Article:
Like many of us clutching at the printed material before you, the owner and creator of this bejewelled ’32 Ford roadster is just a car guy that likes to work with his hands.
Following in his brother’s footsteps, Peter Miller chose an apprenticeship as a fitter and turner at the age of 16 in a little shop named GTS Tooling in Melbourne. After cutting his teeth on a variety of machines and honing his skills for 11 years, he opened his own business, Centre Tooling in 1984, where he proceeded to create automotive injection moulding dies in 3D from solid blocks.
Now retired and content with son’s Luke and Beau at the business helm, Peter has finally found the time to finish his concept roadster after 15 years in the making.
Peter and wife Debbie have enjoyed many miles and a taste of show success with their 1955 Chevy coupe but it was the contemporary styled deuce roadsters originating from the USA that caught their eye for a pre ’48 project.
“I really liked the stubby grill on the ’32 Ford and was captivated by some of the stretched versions that featured in American magazines,” Peter informs. “Guys like Boyd Coddington, Chip Foose and I think Jerry Kugel had one on the go.”
With newfound inspiration, Peter located his perfect muse at Deuce Customs and had the body mated to a revised frame from Rod City Repros. Keep in mind that this was a decade and a half ago and these guys were producing state of the art aftermarket components locally and abroad.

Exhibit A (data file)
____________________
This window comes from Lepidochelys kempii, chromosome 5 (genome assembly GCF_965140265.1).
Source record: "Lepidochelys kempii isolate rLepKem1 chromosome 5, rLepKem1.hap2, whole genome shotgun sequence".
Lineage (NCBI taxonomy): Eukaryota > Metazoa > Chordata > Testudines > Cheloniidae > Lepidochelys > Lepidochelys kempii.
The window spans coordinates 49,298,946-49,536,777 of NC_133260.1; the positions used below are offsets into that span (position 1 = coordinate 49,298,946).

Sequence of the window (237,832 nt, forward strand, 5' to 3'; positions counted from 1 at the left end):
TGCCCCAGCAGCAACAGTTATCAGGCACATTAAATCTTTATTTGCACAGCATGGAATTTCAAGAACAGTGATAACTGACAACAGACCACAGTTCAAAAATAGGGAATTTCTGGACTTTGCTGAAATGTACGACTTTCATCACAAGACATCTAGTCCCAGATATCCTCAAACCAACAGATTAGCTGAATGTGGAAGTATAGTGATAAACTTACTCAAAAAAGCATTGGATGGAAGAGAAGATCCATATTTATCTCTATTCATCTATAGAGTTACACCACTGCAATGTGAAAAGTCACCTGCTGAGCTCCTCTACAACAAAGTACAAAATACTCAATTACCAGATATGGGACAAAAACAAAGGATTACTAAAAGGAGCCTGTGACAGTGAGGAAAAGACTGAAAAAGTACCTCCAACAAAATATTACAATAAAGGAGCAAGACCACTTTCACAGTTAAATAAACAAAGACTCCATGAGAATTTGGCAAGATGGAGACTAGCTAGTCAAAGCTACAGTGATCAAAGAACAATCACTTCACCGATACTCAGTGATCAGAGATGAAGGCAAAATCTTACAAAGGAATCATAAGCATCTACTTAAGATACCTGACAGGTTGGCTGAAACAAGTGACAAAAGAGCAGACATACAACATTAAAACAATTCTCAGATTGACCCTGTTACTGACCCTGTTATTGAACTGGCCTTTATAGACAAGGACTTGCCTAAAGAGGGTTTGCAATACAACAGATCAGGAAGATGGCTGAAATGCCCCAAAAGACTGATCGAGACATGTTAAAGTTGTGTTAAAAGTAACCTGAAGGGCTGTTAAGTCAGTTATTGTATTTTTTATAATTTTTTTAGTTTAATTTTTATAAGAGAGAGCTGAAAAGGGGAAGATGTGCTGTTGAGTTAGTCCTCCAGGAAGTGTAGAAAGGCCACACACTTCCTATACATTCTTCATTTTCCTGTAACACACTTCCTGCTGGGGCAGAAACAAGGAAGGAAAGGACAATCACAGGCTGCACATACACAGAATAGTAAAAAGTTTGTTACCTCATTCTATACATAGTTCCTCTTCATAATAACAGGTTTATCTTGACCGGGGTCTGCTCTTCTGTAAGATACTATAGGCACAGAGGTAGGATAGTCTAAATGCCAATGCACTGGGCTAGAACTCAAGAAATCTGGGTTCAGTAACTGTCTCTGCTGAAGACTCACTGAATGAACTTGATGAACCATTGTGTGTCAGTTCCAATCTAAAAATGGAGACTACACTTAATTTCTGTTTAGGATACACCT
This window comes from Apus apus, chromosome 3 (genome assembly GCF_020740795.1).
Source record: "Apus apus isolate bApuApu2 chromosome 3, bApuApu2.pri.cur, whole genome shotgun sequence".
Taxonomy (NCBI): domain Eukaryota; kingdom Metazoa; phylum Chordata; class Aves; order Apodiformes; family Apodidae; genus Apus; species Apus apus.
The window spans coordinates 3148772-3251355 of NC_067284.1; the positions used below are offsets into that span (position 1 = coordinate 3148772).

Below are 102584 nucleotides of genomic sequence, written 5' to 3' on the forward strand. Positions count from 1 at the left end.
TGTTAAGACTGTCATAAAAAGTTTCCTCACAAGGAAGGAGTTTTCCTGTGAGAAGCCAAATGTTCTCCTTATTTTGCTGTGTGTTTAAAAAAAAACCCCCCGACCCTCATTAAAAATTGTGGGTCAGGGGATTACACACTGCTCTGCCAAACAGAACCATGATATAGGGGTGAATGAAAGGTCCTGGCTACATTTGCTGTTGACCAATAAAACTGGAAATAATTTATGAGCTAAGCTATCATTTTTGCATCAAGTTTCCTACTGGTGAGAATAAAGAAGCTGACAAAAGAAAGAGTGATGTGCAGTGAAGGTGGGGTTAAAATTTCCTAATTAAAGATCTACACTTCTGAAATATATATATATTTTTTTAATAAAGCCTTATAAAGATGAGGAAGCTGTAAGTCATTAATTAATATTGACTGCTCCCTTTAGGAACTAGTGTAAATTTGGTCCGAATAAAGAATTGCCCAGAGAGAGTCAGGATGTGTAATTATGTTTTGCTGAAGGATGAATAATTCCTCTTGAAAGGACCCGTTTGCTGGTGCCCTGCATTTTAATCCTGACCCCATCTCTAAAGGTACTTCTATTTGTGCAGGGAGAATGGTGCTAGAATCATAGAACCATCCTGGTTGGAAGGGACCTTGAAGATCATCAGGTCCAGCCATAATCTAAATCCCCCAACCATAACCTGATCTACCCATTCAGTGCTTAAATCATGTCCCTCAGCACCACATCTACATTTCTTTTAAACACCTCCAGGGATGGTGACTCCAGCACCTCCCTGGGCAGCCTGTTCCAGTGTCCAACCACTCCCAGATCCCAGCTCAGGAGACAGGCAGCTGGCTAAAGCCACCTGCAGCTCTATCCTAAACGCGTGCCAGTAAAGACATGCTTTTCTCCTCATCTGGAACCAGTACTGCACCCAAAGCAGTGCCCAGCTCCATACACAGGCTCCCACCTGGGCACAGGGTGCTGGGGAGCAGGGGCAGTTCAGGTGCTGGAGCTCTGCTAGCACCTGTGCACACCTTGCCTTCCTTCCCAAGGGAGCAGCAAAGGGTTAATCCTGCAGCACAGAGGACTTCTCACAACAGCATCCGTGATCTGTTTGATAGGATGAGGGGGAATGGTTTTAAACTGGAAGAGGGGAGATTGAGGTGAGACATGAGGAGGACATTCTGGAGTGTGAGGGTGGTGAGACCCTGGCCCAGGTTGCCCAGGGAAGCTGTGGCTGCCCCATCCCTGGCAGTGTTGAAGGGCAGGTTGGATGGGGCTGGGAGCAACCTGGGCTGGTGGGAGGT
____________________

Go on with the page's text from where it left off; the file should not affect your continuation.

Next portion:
Peter conveyed his chassis requirements to include Jaguar rear suspension with a four inch kick and pinched rails, six inches longer then stock. While he hadn’t settled on an engine manufacturer at the time it was a visit to purchase the independent third member that led to his discovery of the ideal component.
“I went to pick up the Jag rear assembly and saw a guy working on a big aluminium engine and thought how well that would suit the concept. The long alloy block was a V12, also from Jaguar, so we included it in the chassis design.”
With the chassis completed and fitted with the fibreglass body from Ken Brownlee, the major puzzle pieces for Peter’s project were hauled home where he continued to refine his unconventional roadster.
“I originally bought the car to build for Debbie, but it all went a bit haywire,” Pete confesses.
The haywire bit will partially explain why it’s taken so long for C-Deuce to go from concept to reality. The other portion of the equation is that Peter is a perfectionist and an innovator. From converting the stock six cylinder heads to belt driven quad cam masterpieces; to designing, machining and polishing every wheel right down to the matching wheel nuts, there’s nothing standard about this hot rod.
“Hot rodding is making as much as you can yourself, it’s a hobby and that’s what it should be about. I just love working with my hands no matter how long it takes,” he chimes in.
Peter and Debbie débuted C-Deuce at the inaugural Meguiar’s MotorEx Melbourne in July this year and left with a gold medal for innovation and bronze for undercarriage. That’s an achievement Peter is extremely proud of and he thanks all who were involved with the lengthy build for their patience and continued support. He also has a special thank you to wife Debbie, who not only provided much needed patience but the dollars when necessary.
“I still tell Deb that it’s hers if she’s game to drive it! It’s great to finally see it finished.”